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Microsoft suffers continued Internet Explorer hits on patch Tuesday

10 March 2010

Microsoft took customers through a fairly sedate patch Tuesday this week, releasing just two bulletins addressing issues in its applications. However, all did not go without a hitch, as yet another zero-day vulnerability emerged for Internet Explorer.

As Microsoft ushered out patches for Windows Movie Maker and Microsoft Excel, it mentioned in a separate advisory that a vulnerability discovered in Internet Explorer 6 and 7 could allow remote code execution.

"The vulnerability exists due to an invalid pointer reference being used within Internet Explorer," Microsoft said in its advisory. "It is possible under certain conditions for the invalid pointer to be accessed after an object is deleted." The company said that it was aware of targeted attacks in the wild that attempted to take advantage of this vulnerability.

The security updates released by Microsoft today covered MS10-016, which could allow remote code execution in Windows Movie Maker, and Microsoft Producer 2003. The vulnerability does not affect Windows Movie Maker, which runs on Windows Vista and Windows 7. The other update, addressing security bulletin MS10-017, resolves seven privately reported vulnerabilities in Excel, which could also allow remote code execution if a malicious file was opened.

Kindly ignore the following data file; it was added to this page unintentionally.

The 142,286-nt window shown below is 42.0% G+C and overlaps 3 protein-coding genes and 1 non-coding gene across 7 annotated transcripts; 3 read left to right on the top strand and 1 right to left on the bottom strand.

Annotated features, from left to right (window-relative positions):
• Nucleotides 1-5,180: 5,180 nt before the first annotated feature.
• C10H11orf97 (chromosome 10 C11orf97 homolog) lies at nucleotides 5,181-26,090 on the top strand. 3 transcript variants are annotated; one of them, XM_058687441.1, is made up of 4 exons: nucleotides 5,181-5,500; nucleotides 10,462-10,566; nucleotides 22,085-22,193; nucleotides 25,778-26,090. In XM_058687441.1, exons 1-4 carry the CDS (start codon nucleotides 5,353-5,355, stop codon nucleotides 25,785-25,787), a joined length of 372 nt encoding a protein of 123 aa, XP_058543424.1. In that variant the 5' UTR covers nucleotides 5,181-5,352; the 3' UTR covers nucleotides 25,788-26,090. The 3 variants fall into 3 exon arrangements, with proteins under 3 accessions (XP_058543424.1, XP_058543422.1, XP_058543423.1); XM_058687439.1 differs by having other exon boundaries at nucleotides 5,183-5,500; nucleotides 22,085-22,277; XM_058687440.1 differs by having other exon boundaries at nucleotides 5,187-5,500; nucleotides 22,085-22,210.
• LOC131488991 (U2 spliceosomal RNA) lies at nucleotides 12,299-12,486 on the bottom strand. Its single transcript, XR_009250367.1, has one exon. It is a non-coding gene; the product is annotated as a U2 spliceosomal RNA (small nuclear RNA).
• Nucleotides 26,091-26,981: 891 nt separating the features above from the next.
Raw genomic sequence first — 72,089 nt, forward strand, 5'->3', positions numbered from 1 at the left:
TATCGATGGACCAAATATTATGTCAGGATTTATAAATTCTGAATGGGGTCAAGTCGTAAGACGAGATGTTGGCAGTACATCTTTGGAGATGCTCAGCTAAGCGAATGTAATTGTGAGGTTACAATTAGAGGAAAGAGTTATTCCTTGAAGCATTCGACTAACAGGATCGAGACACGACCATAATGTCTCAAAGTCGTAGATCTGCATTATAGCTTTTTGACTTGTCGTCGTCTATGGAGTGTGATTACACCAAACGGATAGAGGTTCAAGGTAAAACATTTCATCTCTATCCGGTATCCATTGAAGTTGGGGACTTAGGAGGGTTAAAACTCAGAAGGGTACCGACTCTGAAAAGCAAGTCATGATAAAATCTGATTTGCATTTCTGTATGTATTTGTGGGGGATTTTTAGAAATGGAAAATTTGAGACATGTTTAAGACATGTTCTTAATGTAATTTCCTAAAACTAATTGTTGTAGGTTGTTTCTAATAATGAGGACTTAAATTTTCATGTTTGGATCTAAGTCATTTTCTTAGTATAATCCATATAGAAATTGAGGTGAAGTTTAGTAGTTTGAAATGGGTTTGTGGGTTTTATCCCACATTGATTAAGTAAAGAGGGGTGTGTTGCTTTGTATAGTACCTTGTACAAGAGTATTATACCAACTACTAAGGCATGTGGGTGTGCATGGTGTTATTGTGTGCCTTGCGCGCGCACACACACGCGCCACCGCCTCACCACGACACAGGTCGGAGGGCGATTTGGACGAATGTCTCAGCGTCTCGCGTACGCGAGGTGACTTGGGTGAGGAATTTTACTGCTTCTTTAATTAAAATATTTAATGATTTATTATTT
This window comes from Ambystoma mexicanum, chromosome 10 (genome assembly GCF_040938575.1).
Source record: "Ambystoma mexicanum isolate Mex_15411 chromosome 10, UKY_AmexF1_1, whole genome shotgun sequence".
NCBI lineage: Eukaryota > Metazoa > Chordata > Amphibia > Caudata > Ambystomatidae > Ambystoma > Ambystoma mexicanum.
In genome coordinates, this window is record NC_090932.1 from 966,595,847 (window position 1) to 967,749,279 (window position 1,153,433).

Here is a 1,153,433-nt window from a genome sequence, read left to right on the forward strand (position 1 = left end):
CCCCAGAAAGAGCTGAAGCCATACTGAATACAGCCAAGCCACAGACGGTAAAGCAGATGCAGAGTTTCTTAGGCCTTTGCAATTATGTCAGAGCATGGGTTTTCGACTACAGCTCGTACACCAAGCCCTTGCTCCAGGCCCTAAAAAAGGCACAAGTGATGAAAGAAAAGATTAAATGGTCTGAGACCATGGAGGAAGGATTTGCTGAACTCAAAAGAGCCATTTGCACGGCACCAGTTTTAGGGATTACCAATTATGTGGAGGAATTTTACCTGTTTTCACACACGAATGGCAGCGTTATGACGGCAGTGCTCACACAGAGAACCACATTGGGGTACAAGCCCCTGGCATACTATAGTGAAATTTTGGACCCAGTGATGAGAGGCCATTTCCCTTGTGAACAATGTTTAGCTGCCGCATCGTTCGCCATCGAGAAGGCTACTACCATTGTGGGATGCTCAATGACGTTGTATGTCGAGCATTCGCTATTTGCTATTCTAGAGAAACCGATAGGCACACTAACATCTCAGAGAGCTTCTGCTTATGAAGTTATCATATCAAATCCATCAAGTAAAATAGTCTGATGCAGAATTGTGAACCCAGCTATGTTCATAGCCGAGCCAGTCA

Several flaws in Internet Explorer remain unpatched. Advisory 980088, which allows for information disclosure in Internet Explorer, is still an issue, although Microsoft did publish a list of workarounds at the time.

Neither did it fix the 'F1' bug, announced at the start of this month by a researcher who did not responsibly disclose the vulnerability to Microsoft. That flaw enables remote code execution if a user can be lured into hitting the F1 key and activating Microsoft's help file system on a maliciously crafted web page.

"We continue to monitor the threat landscape around Security Advisory 981169 regarding a vulnerability in VBScript that could allow remote code execution," said Jerry Bryant, senior security communications manager lead at Microsoft. "We are not currently aware of any active attacks but encourage customers to review the advisory and apply the suggested workarounds where possible." 

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